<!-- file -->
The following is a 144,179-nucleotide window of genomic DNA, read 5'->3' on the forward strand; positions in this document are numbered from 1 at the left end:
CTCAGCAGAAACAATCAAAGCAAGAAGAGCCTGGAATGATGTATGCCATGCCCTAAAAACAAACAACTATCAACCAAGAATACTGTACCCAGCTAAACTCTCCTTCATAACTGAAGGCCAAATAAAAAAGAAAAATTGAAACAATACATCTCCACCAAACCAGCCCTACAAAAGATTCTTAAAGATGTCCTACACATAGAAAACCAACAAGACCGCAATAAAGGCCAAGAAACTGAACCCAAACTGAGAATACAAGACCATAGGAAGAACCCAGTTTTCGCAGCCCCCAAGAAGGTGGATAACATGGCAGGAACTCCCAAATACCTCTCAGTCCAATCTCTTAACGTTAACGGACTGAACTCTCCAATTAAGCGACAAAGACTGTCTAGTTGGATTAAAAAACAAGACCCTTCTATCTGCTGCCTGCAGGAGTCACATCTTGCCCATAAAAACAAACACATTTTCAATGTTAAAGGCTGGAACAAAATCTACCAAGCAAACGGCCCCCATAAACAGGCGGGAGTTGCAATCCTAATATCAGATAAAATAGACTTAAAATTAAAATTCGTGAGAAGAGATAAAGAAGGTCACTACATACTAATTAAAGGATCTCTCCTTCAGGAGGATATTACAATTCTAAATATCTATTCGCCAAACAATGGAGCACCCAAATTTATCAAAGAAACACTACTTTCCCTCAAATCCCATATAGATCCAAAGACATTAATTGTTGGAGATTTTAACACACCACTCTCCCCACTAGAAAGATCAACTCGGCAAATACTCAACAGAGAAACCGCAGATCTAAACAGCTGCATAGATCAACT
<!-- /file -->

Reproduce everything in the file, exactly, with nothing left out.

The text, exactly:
The following is a 144,179-nucleotide window of genomic DNA, read 5'->3' on the forward strand; positions in this document are numbered from 1 at the left end:
CTCAGCAGAAACAATCAAAGCAAGAAGAGCCTGGAATGATGTATGCCATGCCCTAAAAACAAACAACTATCAACCAAGAATACTGTACCCAGCTAAACTCTCCTTCATAACTGAAGGCCAAATAAAAAAGAAAAATTGAAACAATACATCTCCACCAAACCAGCCCTACAAAAGATTCTTAAAGATGTCCTACACATAGAAAACCAACAAGACCGCAATAAAGGCCAAGAAACTGAACCCAAACTGAGAATACAAGACCATAGGAAGAACCCAGTTTTCGCAGCCCCCAAGAAGGTGGATAACATGGCAGGAACTCCCAAATACCTCTCAGTCCAATCTCTTAACGTTAACGGACTGAACTCTCCAATTAAGCGACAAAGACTGTCTAGTTGGATTAAAAAACAAGACCCTTCTATCTGCTGCCTGCAGGAGTCACATCTTGCCCATAAAAACAAACACATTTTCAATGTTAAAGGCTGGAACAAAATCTACCAAGCAAACGGCCCCCATAAACAGGCGGGAGTTGCAATCCTAATATCAGATAAAATAGACTTAAAATTAAAATTCGTGAGAAGAGATAAAGAAGGTCACTACATACTAATTAAAGGATCTCTCCTTCAGGAGGATATTACAATTCTAAATATCTATTCGCCAAACAATGGAGCACCCAAATTTATCAAAGAAACACTACTTTCCCTCAAATCCCATATAGATCCAAAGACATTAATTGTTGGAGATTTTAACACACCACTCTCCCCACTAGAAAGATCAACTCGGCAAATACTCAACAGAGAAACCGCAGATCTAAACAGCTGCATAGATCAACT